For the SJWs who have attacked Hamilton there is no need for debate. If there ever was a debate, it concluded long ago and you, I and Lewis Hamiliton were not invited to take part.
This is not to say those conventions can’t be questioned. Clearly they can and do change. Three generations ago it was shocking for women to wear trousers. Six generations ago boys commonly wore dresses until the age of seven. A whole gamut of rules about the wearing and taking off of hats are now observed by practically no one. Doubtless conventions of dress and much else will change again. All these things are up for debate.
But that’s the issue. For the SJWs who have attacked Hamilton there is no need for debate. If there ever was a debate, it concluded long ago and you, I and Lewis Hamiliton were not invited to take part.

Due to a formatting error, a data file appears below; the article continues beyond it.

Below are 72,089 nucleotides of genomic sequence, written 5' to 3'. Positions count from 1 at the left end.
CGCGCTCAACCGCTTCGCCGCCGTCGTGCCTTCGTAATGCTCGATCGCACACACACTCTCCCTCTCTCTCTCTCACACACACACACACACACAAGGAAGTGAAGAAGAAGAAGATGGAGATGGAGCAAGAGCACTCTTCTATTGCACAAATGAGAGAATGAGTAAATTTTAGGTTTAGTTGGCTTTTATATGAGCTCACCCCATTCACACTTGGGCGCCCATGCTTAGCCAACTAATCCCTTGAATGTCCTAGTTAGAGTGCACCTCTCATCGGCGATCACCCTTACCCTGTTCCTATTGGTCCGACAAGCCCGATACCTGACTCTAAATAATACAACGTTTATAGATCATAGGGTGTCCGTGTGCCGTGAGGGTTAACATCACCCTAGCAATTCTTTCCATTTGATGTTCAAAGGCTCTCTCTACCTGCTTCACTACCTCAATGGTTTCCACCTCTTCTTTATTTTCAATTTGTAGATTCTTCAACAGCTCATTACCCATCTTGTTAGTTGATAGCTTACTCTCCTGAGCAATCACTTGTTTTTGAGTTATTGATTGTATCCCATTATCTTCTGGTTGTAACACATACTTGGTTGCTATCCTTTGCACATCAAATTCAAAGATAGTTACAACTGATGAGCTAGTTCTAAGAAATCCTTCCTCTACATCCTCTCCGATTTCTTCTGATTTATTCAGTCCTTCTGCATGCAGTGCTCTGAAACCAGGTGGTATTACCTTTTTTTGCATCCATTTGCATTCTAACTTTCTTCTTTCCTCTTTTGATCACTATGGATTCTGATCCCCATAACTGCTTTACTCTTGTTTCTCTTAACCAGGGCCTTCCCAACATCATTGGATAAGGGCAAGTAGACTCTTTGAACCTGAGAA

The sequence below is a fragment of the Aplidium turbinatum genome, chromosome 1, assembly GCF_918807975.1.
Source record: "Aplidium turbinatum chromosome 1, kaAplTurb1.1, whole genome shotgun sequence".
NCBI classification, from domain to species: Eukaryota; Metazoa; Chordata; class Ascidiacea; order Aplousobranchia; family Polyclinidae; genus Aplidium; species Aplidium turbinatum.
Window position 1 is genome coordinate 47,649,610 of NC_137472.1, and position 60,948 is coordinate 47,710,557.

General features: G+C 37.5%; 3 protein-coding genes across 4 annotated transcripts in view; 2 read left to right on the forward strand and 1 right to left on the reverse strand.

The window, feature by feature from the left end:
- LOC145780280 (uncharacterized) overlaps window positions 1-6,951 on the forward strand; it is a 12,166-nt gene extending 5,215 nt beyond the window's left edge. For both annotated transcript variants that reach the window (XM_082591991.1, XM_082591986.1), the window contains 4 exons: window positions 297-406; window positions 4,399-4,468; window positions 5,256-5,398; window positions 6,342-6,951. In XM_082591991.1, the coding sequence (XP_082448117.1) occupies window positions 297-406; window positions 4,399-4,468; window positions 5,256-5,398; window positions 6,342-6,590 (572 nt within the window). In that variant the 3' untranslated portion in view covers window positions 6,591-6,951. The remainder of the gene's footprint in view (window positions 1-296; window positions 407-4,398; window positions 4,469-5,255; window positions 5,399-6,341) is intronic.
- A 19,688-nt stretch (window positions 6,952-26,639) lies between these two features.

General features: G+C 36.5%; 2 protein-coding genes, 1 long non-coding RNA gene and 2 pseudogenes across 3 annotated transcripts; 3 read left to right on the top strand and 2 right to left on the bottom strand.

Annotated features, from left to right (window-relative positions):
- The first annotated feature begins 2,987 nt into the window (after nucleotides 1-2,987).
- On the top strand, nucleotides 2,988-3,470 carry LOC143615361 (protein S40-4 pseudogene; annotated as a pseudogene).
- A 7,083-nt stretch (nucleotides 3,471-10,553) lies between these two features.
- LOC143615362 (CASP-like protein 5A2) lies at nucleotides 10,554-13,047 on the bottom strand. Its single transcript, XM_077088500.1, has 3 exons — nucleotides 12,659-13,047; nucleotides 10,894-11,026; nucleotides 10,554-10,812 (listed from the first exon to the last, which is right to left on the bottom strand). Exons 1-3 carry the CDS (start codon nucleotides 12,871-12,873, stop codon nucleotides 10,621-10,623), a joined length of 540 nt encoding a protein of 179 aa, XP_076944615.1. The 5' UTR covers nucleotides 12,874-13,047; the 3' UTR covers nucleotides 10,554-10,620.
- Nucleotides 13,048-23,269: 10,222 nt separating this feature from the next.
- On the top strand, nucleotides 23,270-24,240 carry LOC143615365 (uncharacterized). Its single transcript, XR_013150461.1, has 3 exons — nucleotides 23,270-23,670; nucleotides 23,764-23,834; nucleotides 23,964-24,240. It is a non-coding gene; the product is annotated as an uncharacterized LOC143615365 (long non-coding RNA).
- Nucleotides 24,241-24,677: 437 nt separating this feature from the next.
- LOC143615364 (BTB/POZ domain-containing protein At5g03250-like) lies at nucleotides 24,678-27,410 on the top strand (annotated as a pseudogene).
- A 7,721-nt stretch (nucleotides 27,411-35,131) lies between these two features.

What is worrying here is nothing to do with whether a small boy should wear a dress. It is the rise of virulent form of cultural fascism. A small group of activists and intellectuals have decided that all traditional gender distinctions have had their day, and they have decided they can make this come about by pretending it has already happened, and acting with horror and outrage towards anyone who does not accept the new rules.
Of course this is bluff. Does Hamilton really imagine the majority of his twitter followers – presumably predominantly motor racing fans – are signed up to this stuff? Of course they aren’t. So why not call the SJWs bluff? My guess is that if Hamilton told them to fuck right off he would gain more followers than he would lose.